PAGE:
New right-to-lease ordinance promises relief for renters


Mountain View Tenants Coalition/Facebook
Residents gather in the fall to protest Mountain View’s rising rents. Rent relief is on the way in the form of a new ordinance.

A controversial Mountain View law requiring landlords to provide lease opt...

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Actors stand out in Bus Barn's production of 'Farndale Avenue'

Theater review

I dare you to take a deep breath and say the title of Bus Barn's new production all in one effort.

The title, "The Farndale Avenue Housing Estate Townswomen's Guild Dramatic Society's Production of 'A Christmas Carol,'" also tells you, beyond its length, that you are in for a zany theatrical experience.

Have a cup of mulled cider, and you will be in the proper mood for watching the plot about a small group of hopeful thespians staging the annual holiday show, "A Christmas Carol."

They must do so with a cast of just six since all others fail to show up. Against an attractive backdrop of painted holiday scenes, the courageous and often ridiculous actors trade male and female roles, knock down set furniture, goof up their lines and revert to their non-acting selves with disconcerting regularity.

It is immediately obvious that the story of Dickens' Scrooge and his mind-changing alteration from a miserable old skinflint to an affable and generous man is not the purpose the playwrights have in mind.

We must accept the play as a wild romp and suspend disbelief. Absurdities abound as the plot allows interaction between the characters and audience members in the front row.

The dignified Mrs. Reece (Colleen O'Kane Block) complete with snooty high-pitched voice, acts as greeter, narrator, Tiny Tim and a ghostly spirit.

She tells us at the end of Act I, "Don't worry, the second act is short." As Tiny Tim, she crouches low and stumbles along the stage saying, "I'm a poor crippled boy who's temporarily forgotten his crutch."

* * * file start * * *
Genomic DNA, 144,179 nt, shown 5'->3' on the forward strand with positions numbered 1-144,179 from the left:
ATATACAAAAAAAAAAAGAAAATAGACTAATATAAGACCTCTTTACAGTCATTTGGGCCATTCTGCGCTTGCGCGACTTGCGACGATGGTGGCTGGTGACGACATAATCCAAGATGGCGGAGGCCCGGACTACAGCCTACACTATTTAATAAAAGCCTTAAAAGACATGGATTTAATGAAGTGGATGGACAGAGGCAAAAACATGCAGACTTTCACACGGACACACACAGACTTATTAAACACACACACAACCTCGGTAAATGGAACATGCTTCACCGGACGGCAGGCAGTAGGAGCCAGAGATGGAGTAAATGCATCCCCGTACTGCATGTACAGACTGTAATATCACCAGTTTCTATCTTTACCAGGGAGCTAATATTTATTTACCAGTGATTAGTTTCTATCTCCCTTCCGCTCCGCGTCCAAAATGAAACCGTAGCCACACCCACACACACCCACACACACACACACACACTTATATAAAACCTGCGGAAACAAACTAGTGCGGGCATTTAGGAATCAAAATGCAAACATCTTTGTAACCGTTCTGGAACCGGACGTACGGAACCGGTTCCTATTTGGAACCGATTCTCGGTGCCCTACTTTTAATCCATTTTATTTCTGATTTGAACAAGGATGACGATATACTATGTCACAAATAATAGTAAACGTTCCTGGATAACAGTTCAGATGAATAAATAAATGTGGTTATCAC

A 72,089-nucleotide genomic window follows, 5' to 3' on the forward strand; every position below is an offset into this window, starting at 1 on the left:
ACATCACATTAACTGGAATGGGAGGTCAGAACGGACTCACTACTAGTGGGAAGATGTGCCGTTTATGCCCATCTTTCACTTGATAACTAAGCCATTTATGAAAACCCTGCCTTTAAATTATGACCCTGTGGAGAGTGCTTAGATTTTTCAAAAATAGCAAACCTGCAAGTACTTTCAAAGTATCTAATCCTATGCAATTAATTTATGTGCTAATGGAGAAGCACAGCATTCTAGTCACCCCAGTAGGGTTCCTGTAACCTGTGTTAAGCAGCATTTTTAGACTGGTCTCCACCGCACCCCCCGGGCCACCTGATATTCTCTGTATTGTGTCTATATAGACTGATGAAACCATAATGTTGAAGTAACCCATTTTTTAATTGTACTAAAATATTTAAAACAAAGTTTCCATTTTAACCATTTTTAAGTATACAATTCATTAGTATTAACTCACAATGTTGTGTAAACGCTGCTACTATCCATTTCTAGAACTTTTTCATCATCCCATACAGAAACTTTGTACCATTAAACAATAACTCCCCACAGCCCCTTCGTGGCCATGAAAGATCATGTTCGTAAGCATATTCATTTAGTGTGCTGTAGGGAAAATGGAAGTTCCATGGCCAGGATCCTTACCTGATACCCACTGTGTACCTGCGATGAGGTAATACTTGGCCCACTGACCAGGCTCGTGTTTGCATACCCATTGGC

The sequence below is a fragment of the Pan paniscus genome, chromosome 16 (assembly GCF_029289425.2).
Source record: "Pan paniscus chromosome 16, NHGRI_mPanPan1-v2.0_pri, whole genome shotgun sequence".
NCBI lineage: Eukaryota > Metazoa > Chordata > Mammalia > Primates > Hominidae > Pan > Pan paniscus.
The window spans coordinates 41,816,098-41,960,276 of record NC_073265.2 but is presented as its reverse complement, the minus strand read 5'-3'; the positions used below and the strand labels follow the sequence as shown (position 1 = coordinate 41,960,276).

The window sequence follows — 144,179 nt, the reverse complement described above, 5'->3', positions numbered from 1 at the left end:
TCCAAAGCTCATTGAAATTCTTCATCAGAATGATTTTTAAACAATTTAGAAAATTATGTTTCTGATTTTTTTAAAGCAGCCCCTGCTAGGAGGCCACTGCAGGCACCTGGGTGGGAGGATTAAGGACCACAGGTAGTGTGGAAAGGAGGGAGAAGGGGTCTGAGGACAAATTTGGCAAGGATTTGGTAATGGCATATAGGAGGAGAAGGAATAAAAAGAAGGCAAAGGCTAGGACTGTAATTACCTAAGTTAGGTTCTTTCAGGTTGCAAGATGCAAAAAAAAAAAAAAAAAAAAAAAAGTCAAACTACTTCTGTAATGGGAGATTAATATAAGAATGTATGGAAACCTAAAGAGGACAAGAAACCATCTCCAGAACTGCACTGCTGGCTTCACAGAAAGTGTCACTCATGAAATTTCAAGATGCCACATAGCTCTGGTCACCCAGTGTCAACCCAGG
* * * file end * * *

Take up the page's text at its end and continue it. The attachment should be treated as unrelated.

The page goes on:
Her basic prop is a shiny red purse which always clues us to her identity, even when it swings out from her black shroud as one of the spirits that takes Scrooge on his journey.

Block stands out in all her roles and helps us to laugh heartily while wondering what on earth is happening.

Another outstanding performance is by Melody Cole who as Thelma is the strong leader of the manic acting group. She plays Scrooge and, though she fumbles and bumbles through the various stage props, does give the play within a play a fragile continuity.

Some of Cole's funniest moments come when she reacts with irritation to the mistakes of others and reverts to being Thelma venting her annoyance.

It's fun to be taken backstage along with the struggling cast as they shift roles, double up, or as their stage manager (Michael Afendakis) does, act with inappropriate silliness.

Act II continues the journey of Scrooge but uses a party situation to involve the cast and audience in charades. We simply shake our heads and accept the singing and dancing of the entire ensemble.

Director Kathy Gutto persuades us that we are participating in wild and crazy events.

The other cast members, Angela Bunting, Lynda Marcum and Buffy Afendakis, do a good job as the blundering members of a goofy amateur drama group.

The play runs through Dec. 30 at the Bus Barn Theatre, 97 Hillview Ave., Los Altos.

For reservations and more information, call 941-0551.